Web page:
The cold-blooded executions - which are, obviously, essential acts in this tale - are only suggested rather than staged in graphic detail, which markedly thickens the air of foreboding and ominous inevitability.

Nawazuddin Siddiqui is so disquietingly real as the serial killer that the film does not need any extraneous devices to whip up terror.

His isn't merely a performance aimed at arousing revulsion.

Nawazuddin becomes the scrawny Ramanna and conveys menace with striking economy of means.

The ear-rings, scraggy beard, a gash on the forehead, his ambling, aimless gait and the subdued sneer complete the toxic portrait of inhumanity.

Although far less consistent, Vicky Kaushal exudes an aptly unruffled demeanour in fleshing out the character of the drug-addled insomniac given to flying off the handle at the slightest provocation.

In one scene, the brooding young man gets into an eyeball-to-eyeball confrontation with his exasperated father (Vipin Sharma in an effective cameo).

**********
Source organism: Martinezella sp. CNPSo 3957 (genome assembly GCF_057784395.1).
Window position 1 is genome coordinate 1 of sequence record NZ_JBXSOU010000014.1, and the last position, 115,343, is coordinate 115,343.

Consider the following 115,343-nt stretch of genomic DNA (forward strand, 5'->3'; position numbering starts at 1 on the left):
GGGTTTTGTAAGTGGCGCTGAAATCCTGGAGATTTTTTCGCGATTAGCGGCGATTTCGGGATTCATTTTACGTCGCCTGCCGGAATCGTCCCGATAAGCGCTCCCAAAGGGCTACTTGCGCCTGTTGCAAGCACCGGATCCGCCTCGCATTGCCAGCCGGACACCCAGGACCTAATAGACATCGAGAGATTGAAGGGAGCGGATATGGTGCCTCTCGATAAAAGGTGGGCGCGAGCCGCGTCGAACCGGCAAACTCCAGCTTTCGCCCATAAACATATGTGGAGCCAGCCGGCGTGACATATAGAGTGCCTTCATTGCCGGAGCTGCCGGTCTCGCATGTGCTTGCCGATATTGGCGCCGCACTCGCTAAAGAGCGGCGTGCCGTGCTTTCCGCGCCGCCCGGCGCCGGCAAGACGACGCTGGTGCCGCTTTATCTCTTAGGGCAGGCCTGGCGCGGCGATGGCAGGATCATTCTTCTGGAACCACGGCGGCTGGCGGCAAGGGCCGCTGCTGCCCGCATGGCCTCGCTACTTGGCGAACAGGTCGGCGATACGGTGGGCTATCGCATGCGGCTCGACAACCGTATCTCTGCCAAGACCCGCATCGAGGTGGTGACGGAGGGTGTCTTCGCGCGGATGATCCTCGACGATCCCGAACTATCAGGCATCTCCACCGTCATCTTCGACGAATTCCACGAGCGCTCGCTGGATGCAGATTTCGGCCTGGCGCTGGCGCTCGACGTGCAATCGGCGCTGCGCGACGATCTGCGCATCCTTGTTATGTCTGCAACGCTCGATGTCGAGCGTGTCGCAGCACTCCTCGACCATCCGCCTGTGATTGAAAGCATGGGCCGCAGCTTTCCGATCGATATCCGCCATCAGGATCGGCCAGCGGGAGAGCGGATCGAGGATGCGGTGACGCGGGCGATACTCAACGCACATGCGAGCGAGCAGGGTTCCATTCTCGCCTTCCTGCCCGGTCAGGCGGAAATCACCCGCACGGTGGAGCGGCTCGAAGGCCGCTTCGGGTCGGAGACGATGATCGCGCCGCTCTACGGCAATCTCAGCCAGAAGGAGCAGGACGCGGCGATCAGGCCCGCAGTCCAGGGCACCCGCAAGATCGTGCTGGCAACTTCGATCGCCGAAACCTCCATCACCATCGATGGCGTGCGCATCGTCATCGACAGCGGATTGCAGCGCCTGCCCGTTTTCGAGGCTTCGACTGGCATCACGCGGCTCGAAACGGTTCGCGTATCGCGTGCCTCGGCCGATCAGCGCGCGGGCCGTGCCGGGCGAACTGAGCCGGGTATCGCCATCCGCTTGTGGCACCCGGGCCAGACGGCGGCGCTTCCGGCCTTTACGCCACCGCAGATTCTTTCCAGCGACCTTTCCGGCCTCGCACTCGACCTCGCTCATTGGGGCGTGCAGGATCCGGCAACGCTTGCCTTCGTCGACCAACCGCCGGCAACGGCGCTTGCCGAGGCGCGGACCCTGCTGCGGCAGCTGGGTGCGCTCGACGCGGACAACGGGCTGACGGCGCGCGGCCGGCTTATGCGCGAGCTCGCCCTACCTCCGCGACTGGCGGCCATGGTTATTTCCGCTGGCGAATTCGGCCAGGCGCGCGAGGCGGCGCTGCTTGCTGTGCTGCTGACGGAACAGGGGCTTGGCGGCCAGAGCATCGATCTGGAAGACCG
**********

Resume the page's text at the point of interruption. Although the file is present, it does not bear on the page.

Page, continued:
The scene ends with the young man stomping off but not before mechanically touching his dad's feet.

It not only sums up the vexed relationship between father and son, but also brings into sharp relief an aspect of the cop's personality that is clearly alluded to earlier in the film - his mother fixation.

Although the woman in his life, Smrutika Naidoo (debutante Sobhita Dhulipala), isn't accorded too much play, the character - and the actress - do leave an imprint on the film.

She is a girl with a mind of her own and fiercely independent, but vulnerable for that very reason.

Raman Raghav 2.0 is a busy string of shots, with a cut every half a minute on an average.





Jay Oza's camera paints a murky, acrid portrait of Mumbai. The trance-inducing musical score (Ram Sampath) and the frenetic, fidgety editing rhythm ensure that the mind isn't allowed to settle on any particular stimulus.

Extending Kashyap's continuing probe into the horrors of dehumanisation, Raman Raghav 2.0 dives deeper into the cesspit than any of the director's earlier films - to deliver a dystopian study that is at once fascinating and nauseating.